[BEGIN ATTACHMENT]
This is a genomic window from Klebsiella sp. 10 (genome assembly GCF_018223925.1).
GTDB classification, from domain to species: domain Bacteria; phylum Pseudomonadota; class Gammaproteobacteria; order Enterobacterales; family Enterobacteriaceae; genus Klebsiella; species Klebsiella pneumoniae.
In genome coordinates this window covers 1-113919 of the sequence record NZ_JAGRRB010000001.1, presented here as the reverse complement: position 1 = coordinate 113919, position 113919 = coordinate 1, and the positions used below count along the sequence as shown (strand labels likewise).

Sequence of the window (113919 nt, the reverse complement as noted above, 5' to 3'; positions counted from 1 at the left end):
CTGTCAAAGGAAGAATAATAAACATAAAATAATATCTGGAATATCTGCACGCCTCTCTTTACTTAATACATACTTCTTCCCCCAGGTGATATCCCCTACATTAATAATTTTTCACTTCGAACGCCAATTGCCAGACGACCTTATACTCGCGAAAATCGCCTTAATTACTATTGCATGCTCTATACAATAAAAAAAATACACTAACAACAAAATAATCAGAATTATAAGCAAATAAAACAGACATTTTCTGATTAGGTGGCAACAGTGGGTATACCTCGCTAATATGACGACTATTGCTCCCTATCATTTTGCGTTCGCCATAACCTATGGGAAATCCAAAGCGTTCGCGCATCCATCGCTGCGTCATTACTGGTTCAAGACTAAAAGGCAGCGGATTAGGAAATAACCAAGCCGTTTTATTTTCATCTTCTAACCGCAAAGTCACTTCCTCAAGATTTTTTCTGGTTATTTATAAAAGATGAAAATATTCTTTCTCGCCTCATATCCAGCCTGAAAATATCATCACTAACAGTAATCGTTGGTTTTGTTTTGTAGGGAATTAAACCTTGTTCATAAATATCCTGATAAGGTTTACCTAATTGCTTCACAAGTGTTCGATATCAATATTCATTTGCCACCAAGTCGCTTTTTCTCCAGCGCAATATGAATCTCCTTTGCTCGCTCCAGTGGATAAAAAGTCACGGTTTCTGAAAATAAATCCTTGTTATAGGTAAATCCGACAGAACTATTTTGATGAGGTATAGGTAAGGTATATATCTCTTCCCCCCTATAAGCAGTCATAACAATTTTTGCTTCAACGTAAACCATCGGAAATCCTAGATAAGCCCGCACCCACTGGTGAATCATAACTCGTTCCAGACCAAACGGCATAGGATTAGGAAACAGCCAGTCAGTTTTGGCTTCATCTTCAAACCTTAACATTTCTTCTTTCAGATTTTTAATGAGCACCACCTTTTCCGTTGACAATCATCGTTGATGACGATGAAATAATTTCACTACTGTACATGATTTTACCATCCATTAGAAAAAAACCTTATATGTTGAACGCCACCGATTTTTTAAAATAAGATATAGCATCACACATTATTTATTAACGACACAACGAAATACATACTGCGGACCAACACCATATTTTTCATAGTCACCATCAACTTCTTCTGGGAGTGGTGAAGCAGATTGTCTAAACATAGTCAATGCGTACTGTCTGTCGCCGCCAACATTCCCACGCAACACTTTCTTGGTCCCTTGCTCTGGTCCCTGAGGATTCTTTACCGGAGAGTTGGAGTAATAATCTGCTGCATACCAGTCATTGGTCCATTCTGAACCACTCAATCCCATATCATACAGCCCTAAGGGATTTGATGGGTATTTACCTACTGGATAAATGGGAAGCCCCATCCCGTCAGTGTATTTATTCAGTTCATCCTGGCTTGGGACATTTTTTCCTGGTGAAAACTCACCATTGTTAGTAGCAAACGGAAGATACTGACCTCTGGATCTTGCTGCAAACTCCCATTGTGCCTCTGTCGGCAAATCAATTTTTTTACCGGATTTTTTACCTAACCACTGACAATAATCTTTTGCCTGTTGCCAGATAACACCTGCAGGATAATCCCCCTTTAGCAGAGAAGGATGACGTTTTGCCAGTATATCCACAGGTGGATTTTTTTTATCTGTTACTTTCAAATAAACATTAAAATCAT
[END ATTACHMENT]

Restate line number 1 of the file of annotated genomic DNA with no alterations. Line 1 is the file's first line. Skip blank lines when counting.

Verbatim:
This is a genomic window from Klebsiella sp. 10 (genome assembly GCF_018223925.1).